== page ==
Tag Archives: Photos

Making a Splash in Cologne, Germany

Our decision to visit Cologne, Germany, went something like this:

“There’s a really cheap flight to Cologne.”

“What’s in Cologne?”

“They have a chocolate museum.”


Up until that point, my friends and I knew of Cologne only as a men’s fragrance, but when the guidebook promises a “Willy Wonka-esque” chocolate fountain,  you heed the call.

We left our home base in Padua, Italy, with visions of candy bars dancing in our heads.  Nine hours of missed bus and train connections later, we arrived starving, exhausted, and about ready to punch a sugar plum fairy.

Emerging from the train station, the ominous shadow of the Kölner Dom immediately enveloped us.  Cologne’s towering cathedral broods over the city, justly earning its title as the largest gothic church in Northern Europe.  Beholding the dark behemoth against the bright blue autumn sky, we couldn’t help but be impressed…and slightly less disgruntled.

The Dom towers over the city of Cologne

From the imposing square of the Dom, Cologne breaks off into smaller cobblestone streets with modern stores that perhaps aim to counter the church’s heavy dose of history (it dates back to 1248!).  Ambling through the city on the way to our hostel, we came across another prevalent feature of Cologne’s landscape: street art.

A graphic series of poster-sized photographs depicted the lives and deaths of struggling drug addicts.  A huge wooden sculpture of rainbow-colored, nesting squares let us climb inside for a picture-framed view of the city.  We were amused, but not appeased, still grumbling over our traveler’s misfortune and regrettably empty stomachs.

Colorful 3-D street art

And then we saw it.  In the middle of a small, tree-lined square, it was unassuming but irresistible.  A man-made puddle, no more than 20 feet wide, with a turquoise plastic cube at its center for one to perch upon.  Along its edges were at least a dozen pairs of white rain boots, beckoning to be worn.

Without hesitation, we threw off our shoes and grabbed a pair of galoshes.  Never mind the dozens of questionable feet that had occupied them before us–we had some splashing to attend to.  For nearly a half-hour we waded around in the Kölsch puddle–almost two feet at its deepest point–laughing and taking pictures and forgetting all about our rough journey there.  It was as if Cologne had anticipated our unhappiness upon arriving, and it knew just the cure.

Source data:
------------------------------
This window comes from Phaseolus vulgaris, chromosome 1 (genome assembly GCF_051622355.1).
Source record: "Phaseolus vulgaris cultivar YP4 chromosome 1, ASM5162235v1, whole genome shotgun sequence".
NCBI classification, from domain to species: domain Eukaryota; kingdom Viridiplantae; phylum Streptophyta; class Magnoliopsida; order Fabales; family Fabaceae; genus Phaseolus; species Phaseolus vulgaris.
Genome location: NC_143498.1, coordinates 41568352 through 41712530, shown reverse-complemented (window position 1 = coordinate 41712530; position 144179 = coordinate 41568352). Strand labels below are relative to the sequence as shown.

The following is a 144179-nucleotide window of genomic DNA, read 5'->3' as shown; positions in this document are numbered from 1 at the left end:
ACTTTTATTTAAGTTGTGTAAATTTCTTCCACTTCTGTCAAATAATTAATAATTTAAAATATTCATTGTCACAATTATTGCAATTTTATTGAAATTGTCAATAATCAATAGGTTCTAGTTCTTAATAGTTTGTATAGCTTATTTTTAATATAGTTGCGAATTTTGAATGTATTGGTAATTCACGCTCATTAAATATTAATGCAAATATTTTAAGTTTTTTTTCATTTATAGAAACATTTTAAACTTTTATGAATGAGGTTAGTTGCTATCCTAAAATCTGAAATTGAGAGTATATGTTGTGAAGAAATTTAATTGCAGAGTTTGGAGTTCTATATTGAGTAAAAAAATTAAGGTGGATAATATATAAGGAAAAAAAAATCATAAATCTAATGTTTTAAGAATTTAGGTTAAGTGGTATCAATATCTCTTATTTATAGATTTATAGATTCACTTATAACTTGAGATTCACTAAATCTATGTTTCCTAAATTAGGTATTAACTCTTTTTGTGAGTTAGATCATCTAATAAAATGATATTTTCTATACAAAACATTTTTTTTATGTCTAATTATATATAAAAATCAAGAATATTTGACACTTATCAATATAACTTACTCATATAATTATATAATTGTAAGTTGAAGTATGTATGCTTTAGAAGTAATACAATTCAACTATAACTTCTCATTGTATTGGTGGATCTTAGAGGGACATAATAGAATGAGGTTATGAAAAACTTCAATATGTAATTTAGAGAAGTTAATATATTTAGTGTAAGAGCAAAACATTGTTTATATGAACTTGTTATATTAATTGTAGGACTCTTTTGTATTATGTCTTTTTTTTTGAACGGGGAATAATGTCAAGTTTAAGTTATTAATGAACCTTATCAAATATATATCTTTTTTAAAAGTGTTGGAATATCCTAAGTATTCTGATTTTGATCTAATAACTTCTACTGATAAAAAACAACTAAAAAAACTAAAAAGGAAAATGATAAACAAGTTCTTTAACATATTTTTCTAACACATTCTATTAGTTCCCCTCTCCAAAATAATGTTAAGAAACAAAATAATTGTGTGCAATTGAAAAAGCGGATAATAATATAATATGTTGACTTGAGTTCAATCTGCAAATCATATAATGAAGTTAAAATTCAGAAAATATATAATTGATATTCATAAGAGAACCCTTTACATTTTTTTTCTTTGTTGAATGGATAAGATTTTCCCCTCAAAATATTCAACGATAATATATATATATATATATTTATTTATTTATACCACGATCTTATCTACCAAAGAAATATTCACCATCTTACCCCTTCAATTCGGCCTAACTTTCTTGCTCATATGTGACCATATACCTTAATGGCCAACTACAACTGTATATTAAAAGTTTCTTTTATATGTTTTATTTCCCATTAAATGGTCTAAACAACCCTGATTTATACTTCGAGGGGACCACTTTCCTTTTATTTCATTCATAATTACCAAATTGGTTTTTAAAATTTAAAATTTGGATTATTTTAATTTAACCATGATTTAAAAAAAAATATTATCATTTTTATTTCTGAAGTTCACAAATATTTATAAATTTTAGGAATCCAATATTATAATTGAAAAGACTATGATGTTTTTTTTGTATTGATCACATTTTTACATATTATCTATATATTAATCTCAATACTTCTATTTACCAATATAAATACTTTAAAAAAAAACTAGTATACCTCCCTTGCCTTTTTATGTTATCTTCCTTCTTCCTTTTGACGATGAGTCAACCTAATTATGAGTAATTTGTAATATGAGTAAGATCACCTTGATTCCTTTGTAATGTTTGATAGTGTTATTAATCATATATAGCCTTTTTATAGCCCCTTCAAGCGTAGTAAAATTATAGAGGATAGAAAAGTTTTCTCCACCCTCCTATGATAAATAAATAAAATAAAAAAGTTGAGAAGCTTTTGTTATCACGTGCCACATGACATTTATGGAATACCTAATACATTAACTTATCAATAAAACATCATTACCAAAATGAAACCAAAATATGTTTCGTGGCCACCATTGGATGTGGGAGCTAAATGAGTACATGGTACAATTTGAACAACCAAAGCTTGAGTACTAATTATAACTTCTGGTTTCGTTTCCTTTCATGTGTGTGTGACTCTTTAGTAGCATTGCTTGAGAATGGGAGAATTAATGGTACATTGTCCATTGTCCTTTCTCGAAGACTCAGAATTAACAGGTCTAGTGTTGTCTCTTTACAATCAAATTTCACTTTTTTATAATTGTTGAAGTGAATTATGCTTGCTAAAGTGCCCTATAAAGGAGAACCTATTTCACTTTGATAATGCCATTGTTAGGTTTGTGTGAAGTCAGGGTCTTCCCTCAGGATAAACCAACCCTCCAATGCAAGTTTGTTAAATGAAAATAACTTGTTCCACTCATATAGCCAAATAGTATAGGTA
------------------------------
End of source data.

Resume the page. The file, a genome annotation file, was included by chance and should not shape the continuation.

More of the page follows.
Kölsch puddle!

Even after our puddle jumping had concluded, Cologne continued to intrigue and delight us.  We ate bratwurst alongside mustachioed old men in a traditional beer garden and danced recklessly to German Top 40 songs at a student nightclub.  Along the banks of the Rhine river, we explored Cologne’s Old Town and finally tasted milk chocolate from the Lindt Museum‘s golden fountains.  We stuffed ourselves with pretzels and potato pancakes and washed them down with the signature Kölsch brew.

When we stepped into that puddle, Cologne had christened us, allowing us brief access to its finest secrets.  A city rife with history, Cologne honors its roots, but somehow manages to stay young at heart.  Both the young and the old gather at the same outdoor restaurants to eat, talk, and listen to a street band honk traditional tunes while the beer flows until the drinker sets the coaster atop her glass.

Cologne is often forgotten alongside the more popular German cities of Berlin and Munich–but it doesn’t mind.  Cologne will wait for you.  When you arrive, you might find–just as we did–that it’s all too easy to dip your toes in…

Fellow puddle jumpers test the waters.

Your trusty boots await!



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Monthly Musing: Small Talk

There’s just something about a great view.  City skylines, mountain valleys, the deep blue expanse of ocean thousands of feet below the airplane window.  Views are often earned–after a long climb up narrow staircases or rocky hills–and sometimes surprises.  No matter how we arrive at them nor the scenery that awaits, the feeling is always the same: that removed quiet.  Lost in our thoughts, in the beauty and the vastness of it all, it is always quiet.

And despite how many people are around us, or however many have witnessed the same sight before us, we always feel that it is ours alone.

“I have to show you my view,” we tell friends. “One day, I’ll take you,” we say, as if we are its sole keeper, and it is only ours to share.

A great view is the traveler’s gift and his curse.  We travel to seek out the world, to absorb it, to conquer it.  A great view shows us everything and nothing at the same time.  It deludes us.  “Now I’ve seen it all,” we think, when deep down we know that though we’ve seen scope, we will never be able to see every detail.

We often gasp at the sights our eyes behold.  But are we really stricken by the beauty?  Or is this intake of breath just our minds remembering that we are small?  Just one tiny object occupying space, silly enough to think that this entire view could ever be only ours.